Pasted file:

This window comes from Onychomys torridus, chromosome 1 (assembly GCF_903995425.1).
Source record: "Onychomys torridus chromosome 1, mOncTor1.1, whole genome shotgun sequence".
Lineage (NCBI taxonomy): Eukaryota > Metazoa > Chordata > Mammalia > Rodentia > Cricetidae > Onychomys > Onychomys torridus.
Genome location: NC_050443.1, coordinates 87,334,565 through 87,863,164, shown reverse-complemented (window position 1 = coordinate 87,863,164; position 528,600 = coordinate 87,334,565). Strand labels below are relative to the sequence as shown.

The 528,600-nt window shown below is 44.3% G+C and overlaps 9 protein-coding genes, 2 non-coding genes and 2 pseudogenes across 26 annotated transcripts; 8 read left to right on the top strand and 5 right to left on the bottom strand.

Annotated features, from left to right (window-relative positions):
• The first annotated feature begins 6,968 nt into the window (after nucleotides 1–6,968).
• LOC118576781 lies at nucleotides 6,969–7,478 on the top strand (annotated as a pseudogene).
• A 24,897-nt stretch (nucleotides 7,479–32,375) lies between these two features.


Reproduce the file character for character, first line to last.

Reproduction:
This window comes from Onychomys torridus, chromosome 1 (assembly GCF_903995425.1).
Source record: "Onychomys torridus chromosome 1, mOncTor1.1, whole genome shotgun sequence".
Lineage (NCBI taxonomy): Eukaryota > Metazoa > Chordata > Mammalia > Rodentia > Cricetidae > Onychomys > Onychomys torridus.
Genome location: NC_050443.1, coordinates 87,334,565 through 87,863,164, shown reverse-complemented (window position 1 = coordinate 87,863,164; position 528,600 = coordinate 87,334,565). Strand labels below are relative to the sequence as shown.

The 528,600-nt window shown below is 44.3% G+C and overlaps 9 protein-coding genes, 2 non-coding genes and 2 pseudogenes across 26 annotated transcripts; 8 read left to right on the top strand and 5 right to left on the bottom strand.

Annotated features, from left to right (window-relative positions):
• The first annotated feature begins 6,968 nt into the window (after nucleotides 1–6,968).
• LOC118576781 lies at nucleotides 6,969–7,478 on the top strand (annotated as a pseudogene).
• A 24,897-nt stretch (nucleotides 7,479–32,375) lies between these two features.